U.S. Attorney’s Office and DOJ Take Action on Predatory Housing During Pandemic

U.S. Attorney Jason Dunn announces legal action to curb sexual harassment of those in need of housing

As the national Fair Housing Month drew to a close, the District of Colorado, in conjunction with the Department of Justice, announced it will take legal action against any person who sexually harasses those with housing needs or is struggling financially in rental housing due to the current coronavirus pandemic.

“Those who target tenants, especially during this national crisis, will not be tolerated and violators are prosecuted,” U.S. Attorney Jason Dunn said, adding that the U.S. Attorney’s Office will work with law enforcement to make sure reports of COVID-19-related predatory landlord practices will be “aggressively investigated.”

Many across the nation have lost jobs, their wages have been cut and many have sought out abatements or suspensions of rent. And many landlords have worked with tenants with understanding during the crisis, a statement from the U.S. Attorney’s Office said. 

“Other landlords, however, have demanded sexual favors and other acts of unwelcome sexual conduct in exchange for deferral of rent payments. This behavior is horrific and illegal.”

Attorney General William Barr directed the DOJ’s Civil Rights Division and the U.S. attorneys to coordinate and put resources into investigating reports of housing-related sexual harassment resulting from the crisis. 

In Boston, a federal investigation began after reports were made of landlords responding to requests for deferred payments with demands of sexual favors and unwelcome conduct, according to radio station WBUR.

“State, local, and tribal authorities are on notice that the Justice Department and U.S. Attorneys stand ready to take aggressive action against housing-related sexual harassment whenever and wherever it occurs,” the U.S. Attorney’s Office statement said.

According to the DOJ, sexual harassment in housing includes demands for sex or sexual acts in order to buy, rent or continue renting a home and also unwelcome sexual conduct that makes it hard to continue living or “feel comfortable” in the home.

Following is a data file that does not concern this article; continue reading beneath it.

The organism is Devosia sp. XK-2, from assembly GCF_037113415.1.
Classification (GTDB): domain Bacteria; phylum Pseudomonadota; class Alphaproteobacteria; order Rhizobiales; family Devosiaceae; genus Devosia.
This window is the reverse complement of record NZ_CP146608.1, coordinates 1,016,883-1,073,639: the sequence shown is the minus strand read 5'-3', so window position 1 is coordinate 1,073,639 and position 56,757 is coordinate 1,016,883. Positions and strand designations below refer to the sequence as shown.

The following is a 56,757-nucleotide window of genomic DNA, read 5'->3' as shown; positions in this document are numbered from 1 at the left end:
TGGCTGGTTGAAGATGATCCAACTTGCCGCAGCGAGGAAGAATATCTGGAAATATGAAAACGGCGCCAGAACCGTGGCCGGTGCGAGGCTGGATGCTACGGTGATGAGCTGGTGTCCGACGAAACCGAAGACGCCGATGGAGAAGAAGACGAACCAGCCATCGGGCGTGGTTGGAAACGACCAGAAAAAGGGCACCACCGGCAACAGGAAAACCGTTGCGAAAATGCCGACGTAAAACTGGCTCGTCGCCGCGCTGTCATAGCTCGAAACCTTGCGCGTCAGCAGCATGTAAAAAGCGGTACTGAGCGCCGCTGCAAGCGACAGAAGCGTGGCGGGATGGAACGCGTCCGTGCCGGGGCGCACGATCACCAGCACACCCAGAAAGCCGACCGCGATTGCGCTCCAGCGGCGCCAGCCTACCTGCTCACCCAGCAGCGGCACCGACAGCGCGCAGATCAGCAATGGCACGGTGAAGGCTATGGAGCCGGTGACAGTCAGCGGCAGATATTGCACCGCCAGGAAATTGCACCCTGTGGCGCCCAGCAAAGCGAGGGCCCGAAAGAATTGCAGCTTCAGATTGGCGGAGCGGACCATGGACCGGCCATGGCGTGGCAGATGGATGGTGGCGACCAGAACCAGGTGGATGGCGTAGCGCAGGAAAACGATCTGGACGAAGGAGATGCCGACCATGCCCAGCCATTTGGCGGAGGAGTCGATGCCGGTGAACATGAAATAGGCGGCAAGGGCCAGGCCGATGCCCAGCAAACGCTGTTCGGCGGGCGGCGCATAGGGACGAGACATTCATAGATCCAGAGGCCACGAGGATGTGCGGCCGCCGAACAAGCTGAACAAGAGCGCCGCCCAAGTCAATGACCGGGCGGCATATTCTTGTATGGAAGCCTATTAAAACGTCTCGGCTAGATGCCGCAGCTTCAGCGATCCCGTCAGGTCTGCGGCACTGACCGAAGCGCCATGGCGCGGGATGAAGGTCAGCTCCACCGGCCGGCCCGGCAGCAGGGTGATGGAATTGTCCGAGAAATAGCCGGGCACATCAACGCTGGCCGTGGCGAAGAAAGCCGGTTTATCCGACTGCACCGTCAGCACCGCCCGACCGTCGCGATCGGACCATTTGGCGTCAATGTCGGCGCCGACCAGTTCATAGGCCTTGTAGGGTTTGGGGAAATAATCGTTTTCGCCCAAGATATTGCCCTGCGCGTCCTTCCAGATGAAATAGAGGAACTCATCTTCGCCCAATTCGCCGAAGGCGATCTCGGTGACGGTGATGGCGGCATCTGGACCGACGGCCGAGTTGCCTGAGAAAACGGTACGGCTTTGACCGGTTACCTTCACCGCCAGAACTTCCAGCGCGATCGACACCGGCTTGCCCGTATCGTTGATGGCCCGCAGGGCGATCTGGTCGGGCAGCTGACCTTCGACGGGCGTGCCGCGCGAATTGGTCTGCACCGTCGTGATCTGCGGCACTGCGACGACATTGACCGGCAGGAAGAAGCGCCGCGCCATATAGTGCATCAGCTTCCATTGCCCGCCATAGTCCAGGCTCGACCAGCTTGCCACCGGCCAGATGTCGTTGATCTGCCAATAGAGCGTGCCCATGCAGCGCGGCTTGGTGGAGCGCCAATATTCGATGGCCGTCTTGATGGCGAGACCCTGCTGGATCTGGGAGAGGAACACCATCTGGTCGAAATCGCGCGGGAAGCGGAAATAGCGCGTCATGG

The DOJ’s Civil Rights Division launched its Sexual Harassment in Housing Initiative in 2017, and the U.S. Attorney’s Office in Colorado has held presentations on sexual harassment in housing since July 2018. The office has provided presentations to organizations such as Section 8 Public Housing Authorities in Denver, Mile High United Way and HUD Public Housing Authorities in a five-state region, Jeffrey Dorschner, a spokesperson for the U.S. Attorney’s Office said. 

Sexual harassment housing cases are not being held to a specific COVID-19 window because the initiative is ongoing, and the “DOJ is reemphasizing its commitment to the issue, recognizing that the pandemic may provide an opportunity for those who seek to exploit those in need,” he said.

In general, the status of the courts being open or closed will not affect the investigation of cases, Dorschner said. For investigations, if and when a criminal or civil case is filed on this issue, the case should be able to move forward. However, such cases may require video or teleconferencing proceedings, he added.

This announcement came almost a month after the DOJ announced the filing of a sexual harassment lawsuit against the owners and managers of rental properties in Kentucky alleging they had violated the Fair Housing Act by “subjecting female tenants to sexual harassment and retaliation.”